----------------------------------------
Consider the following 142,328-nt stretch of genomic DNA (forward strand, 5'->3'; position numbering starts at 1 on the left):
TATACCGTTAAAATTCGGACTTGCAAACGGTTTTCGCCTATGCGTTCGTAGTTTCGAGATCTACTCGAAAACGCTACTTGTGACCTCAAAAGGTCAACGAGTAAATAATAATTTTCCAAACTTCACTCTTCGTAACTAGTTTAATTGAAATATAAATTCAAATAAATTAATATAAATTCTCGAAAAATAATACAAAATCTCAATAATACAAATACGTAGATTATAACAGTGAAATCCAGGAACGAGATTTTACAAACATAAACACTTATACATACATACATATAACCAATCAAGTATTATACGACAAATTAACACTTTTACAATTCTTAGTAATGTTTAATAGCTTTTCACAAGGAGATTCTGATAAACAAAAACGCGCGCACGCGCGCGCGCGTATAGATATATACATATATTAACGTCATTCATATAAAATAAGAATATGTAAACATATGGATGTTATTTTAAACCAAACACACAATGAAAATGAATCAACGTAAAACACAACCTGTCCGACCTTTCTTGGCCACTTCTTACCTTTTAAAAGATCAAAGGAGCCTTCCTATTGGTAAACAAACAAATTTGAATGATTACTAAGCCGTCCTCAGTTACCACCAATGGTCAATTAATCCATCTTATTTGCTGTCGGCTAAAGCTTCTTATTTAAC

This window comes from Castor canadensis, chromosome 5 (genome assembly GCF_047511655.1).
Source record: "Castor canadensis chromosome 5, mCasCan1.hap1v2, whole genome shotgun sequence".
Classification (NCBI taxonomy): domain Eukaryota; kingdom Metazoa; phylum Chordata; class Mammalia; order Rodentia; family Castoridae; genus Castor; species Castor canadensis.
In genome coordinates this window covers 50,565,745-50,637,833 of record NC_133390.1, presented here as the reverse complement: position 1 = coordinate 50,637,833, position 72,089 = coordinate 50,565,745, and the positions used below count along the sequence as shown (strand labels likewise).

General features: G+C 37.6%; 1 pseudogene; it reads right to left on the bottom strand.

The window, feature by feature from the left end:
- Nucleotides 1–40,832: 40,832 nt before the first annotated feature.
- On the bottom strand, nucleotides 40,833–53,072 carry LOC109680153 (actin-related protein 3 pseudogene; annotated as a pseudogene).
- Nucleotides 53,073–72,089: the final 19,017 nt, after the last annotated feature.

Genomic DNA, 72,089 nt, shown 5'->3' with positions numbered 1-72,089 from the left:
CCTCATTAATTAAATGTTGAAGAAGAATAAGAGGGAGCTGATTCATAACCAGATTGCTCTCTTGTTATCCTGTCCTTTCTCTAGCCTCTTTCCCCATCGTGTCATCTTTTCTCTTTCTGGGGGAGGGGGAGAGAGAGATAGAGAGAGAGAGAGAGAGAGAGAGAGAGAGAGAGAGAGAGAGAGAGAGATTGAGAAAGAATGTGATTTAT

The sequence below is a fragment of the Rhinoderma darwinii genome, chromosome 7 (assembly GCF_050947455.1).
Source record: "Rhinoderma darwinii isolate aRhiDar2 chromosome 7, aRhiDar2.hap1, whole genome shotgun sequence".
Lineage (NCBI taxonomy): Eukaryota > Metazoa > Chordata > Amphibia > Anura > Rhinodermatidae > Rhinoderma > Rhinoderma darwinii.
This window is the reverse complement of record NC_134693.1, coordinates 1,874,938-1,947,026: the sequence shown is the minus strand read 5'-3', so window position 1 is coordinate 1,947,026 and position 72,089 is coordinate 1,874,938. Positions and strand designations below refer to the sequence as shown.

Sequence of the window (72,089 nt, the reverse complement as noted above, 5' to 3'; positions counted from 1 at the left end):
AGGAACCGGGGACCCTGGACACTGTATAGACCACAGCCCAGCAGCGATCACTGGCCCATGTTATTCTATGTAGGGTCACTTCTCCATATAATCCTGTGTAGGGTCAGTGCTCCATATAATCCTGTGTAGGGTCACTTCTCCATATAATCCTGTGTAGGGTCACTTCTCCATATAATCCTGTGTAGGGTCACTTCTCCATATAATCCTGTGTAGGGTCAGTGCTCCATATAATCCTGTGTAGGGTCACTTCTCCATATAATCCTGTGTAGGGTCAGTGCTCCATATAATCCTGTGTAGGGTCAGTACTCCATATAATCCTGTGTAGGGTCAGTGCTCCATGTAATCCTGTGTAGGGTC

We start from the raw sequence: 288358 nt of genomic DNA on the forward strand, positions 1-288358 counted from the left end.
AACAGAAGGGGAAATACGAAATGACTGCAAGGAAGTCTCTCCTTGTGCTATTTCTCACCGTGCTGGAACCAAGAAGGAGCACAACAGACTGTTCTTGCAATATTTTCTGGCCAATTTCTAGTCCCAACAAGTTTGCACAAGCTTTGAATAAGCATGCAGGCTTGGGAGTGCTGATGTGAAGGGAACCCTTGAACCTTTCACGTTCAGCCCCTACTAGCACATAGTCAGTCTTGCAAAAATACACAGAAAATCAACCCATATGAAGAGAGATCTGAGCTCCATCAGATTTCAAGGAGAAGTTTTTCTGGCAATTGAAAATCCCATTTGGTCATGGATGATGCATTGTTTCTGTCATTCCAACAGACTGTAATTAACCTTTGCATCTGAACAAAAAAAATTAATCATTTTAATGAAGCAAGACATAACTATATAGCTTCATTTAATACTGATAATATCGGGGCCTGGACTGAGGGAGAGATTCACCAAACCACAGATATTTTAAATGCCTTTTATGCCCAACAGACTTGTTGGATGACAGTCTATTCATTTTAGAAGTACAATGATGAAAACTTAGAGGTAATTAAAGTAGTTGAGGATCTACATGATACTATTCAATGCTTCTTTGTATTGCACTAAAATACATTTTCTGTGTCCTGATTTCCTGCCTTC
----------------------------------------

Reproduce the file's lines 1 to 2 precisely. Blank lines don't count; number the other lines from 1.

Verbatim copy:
Consider the following 142,328-nt stretch of genomic DNA (forward strand, 5'->3'; position numbering starts at 1 on the left):
TATACCGTTAAAATTCGGACTTGCAAACGGTTTTCGCCTATGCGTTCGTAGTTTCGAGATCTACTCGAAAACGCTACTTGTGACCTCAAAAGGTCAACGAGTAAATAATAATTTTCCAAACTTCACTCTTCGTAACTAGTTTAATTGAAATATAAATTCAAATAAATTAATATAAATTCTCGAAAAATAATACAAAATCTCAATAATACAAATACGTAGATTATAACAGTGAAATCCAGGAACGAGATTTTACAAACATAAACACTTATACATACATACATATAACCAATCAAGTATTATACGACAAATTAACACTTTTACAATTCTTAGTAATGTTTAATAGCTTTTCACAAGGAGATTCTGATAAACAAAAACGCGCGCACGCGCGCGCGCGTATAGATATATACATATATTAACGTCATTCATATAAAATAAGAATATGTAAACATATGGATGTTATTTTAAACCAAACACACAATGAAAATGAATCAACGTAAAACACAACCTGTCCGACCTTTCTTGGCCACTTCTTACCTTTTAAAAGATCAAAGGAGCCTTCCTATTGGTAAACAAACAAATTTGAATGATTACTAAGCCGTCCTCAGTTACCACCAATGGTCAATTAATCCATCTTATTTGCTGTCGGCTAAAGCTTCTTATTTAAC